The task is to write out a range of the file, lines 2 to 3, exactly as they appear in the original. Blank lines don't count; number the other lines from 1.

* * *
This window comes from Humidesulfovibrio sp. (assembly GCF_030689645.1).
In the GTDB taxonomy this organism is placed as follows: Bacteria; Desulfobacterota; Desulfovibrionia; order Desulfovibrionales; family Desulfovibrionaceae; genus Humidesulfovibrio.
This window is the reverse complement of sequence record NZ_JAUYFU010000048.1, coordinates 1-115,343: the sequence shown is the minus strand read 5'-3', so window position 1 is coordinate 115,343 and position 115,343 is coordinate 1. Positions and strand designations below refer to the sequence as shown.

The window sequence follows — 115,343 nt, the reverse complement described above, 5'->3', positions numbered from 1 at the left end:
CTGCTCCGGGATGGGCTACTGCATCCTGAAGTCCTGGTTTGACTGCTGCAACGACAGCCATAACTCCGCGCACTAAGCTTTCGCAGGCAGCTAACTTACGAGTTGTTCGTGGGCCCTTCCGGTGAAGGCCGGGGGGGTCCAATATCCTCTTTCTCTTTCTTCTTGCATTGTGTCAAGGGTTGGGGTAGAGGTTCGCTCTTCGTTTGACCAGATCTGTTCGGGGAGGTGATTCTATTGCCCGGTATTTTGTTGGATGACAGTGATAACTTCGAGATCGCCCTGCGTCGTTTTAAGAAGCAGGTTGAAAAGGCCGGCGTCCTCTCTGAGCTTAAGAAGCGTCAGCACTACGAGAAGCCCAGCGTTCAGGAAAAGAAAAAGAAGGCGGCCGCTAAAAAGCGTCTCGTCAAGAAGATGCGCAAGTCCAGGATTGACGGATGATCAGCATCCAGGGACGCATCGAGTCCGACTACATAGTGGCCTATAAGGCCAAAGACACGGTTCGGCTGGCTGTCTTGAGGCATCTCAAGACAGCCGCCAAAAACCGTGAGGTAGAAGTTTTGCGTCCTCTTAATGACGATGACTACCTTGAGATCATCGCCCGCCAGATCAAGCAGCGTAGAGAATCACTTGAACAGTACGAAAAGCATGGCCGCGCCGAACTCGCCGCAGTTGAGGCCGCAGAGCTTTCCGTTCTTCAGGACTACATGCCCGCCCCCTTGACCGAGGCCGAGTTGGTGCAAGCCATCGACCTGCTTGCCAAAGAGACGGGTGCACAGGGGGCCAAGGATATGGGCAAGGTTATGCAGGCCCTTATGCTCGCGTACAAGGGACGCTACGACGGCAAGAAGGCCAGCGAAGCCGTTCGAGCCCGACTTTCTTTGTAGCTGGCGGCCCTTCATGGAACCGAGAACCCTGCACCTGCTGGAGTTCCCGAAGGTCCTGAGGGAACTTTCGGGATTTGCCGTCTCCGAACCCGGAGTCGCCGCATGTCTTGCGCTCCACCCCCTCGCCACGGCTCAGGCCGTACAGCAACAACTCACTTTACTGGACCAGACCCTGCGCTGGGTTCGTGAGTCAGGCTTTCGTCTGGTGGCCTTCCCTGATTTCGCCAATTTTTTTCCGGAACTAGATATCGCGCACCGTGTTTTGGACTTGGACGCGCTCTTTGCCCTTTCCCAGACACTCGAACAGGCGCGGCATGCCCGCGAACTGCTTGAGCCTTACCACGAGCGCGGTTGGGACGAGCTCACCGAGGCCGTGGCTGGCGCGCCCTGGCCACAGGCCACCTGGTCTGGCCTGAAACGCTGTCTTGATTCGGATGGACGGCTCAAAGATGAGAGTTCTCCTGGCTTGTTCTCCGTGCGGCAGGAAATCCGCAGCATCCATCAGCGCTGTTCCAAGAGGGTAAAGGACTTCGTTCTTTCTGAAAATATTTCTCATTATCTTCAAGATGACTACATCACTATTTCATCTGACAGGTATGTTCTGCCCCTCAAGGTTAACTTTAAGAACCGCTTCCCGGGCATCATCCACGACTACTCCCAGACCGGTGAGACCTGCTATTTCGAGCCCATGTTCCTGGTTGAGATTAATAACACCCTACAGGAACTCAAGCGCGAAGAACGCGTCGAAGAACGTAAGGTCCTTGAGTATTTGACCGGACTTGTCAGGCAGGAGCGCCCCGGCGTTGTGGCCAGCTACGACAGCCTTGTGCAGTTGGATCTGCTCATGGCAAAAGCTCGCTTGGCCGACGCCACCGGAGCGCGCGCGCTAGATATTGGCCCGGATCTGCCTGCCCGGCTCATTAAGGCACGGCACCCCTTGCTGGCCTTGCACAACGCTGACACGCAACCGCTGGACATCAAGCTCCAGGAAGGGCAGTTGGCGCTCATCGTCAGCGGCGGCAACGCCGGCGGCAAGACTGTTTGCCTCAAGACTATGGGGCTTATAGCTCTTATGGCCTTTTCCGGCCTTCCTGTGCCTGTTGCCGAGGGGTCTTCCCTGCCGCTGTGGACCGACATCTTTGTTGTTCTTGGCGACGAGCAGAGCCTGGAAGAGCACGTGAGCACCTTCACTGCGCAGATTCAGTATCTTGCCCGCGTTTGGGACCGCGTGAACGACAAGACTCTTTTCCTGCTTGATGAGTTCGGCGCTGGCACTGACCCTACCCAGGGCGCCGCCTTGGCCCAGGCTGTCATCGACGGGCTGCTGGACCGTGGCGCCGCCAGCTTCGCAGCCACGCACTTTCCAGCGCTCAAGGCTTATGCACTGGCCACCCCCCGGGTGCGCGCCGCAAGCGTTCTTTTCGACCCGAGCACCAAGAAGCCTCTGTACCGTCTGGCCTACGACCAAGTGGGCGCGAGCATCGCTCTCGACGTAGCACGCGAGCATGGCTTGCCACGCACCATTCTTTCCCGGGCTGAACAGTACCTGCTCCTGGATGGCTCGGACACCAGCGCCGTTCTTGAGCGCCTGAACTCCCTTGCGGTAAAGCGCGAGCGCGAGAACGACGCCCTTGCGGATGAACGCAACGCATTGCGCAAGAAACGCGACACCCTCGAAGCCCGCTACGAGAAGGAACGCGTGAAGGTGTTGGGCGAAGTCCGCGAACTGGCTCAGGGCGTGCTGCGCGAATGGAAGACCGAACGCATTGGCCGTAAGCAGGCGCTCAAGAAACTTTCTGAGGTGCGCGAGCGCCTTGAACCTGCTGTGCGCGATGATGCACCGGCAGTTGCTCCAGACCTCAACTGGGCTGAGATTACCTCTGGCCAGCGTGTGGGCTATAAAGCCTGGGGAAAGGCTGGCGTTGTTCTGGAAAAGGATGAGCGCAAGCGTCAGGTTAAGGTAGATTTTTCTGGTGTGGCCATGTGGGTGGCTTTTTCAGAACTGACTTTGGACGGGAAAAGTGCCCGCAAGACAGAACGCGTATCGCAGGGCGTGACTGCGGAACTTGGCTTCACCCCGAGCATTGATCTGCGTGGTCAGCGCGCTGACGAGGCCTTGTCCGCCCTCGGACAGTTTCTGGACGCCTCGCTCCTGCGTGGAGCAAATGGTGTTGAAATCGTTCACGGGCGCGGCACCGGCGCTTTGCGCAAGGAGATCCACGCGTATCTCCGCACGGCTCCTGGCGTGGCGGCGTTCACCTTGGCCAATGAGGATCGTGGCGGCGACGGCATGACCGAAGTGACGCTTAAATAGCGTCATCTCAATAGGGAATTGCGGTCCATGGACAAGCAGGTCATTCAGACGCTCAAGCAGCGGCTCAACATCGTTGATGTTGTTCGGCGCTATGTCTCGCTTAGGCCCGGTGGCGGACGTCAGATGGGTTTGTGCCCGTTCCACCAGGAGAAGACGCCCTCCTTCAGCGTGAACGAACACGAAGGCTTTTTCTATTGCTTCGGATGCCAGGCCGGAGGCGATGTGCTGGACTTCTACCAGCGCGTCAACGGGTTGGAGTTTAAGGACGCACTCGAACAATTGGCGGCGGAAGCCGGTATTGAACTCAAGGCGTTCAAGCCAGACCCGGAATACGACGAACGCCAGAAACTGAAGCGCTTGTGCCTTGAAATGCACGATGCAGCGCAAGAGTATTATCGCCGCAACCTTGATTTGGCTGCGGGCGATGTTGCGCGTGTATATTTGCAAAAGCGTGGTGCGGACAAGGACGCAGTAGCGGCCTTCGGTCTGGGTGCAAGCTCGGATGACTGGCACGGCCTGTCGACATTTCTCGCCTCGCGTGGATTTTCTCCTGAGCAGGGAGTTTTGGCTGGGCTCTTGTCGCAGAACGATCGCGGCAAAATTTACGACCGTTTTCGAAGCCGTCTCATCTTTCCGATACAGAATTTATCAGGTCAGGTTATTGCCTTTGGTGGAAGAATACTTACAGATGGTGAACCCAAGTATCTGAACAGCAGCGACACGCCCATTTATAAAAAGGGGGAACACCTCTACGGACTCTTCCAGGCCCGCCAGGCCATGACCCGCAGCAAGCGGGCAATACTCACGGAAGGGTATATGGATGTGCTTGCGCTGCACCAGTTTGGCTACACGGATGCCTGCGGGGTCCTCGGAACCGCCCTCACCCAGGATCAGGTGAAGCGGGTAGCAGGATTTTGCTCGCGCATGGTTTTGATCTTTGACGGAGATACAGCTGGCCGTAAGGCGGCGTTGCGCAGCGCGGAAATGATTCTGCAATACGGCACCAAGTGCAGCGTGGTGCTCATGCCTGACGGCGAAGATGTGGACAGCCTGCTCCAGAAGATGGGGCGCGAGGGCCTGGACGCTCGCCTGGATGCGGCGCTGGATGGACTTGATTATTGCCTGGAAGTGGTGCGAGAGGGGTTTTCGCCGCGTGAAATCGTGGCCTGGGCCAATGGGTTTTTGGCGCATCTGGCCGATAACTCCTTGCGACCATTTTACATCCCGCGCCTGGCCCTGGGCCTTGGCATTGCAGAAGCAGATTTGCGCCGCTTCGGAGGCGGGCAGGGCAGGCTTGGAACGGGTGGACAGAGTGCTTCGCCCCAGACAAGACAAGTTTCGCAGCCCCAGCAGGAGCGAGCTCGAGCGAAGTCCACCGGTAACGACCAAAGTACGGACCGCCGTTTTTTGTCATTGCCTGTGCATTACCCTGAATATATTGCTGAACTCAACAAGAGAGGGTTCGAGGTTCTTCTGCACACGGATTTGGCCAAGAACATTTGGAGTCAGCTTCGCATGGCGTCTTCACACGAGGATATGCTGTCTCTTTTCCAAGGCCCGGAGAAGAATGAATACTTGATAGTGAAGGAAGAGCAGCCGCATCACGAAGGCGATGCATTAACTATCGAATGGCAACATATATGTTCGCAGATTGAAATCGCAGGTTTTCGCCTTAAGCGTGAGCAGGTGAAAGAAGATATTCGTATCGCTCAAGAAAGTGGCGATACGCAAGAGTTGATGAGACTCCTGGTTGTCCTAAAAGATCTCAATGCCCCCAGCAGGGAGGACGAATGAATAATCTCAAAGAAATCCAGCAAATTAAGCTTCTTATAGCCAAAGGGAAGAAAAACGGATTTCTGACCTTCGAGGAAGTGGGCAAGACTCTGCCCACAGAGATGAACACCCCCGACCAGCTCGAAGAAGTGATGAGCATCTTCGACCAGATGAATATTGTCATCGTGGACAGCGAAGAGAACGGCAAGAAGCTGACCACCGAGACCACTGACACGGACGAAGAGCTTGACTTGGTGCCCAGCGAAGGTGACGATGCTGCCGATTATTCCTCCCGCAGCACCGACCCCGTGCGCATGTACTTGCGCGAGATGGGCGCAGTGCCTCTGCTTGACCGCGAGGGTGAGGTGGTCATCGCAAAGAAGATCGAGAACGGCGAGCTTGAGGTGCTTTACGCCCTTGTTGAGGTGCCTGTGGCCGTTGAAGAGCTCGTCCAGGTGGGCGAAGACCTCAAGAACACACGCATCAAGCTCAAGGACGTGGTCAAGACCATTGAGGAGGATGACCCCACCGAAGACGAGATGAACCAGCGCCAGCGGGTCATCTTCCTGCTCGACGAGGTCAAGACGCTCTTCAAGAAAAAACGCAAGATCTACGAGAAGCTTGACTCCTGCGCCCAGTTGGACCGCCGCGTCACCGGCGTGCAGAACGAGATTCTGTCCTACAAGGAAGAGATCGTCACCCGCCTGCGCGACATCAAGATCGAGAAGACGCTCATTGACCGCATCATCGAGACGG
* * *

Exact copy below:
In the GTDB taxonomy this organism is placed as follows: Bacteria; Desulfobacterota; Desulfovibrionia; order Desulfovibrionales; family Desulfovibrionaceae; genus Humidesulfovibrio.
This window is the reverse complement of sequence record NZ_JAUYFU010000048.1, coordinates 1-115,343: the sequence shown is the minus strand read 5'-3', so window position 1 is coordinate 115,343 and position 115,343 is coordinate 1. Positions and strand designations below refer to the sequence as shown.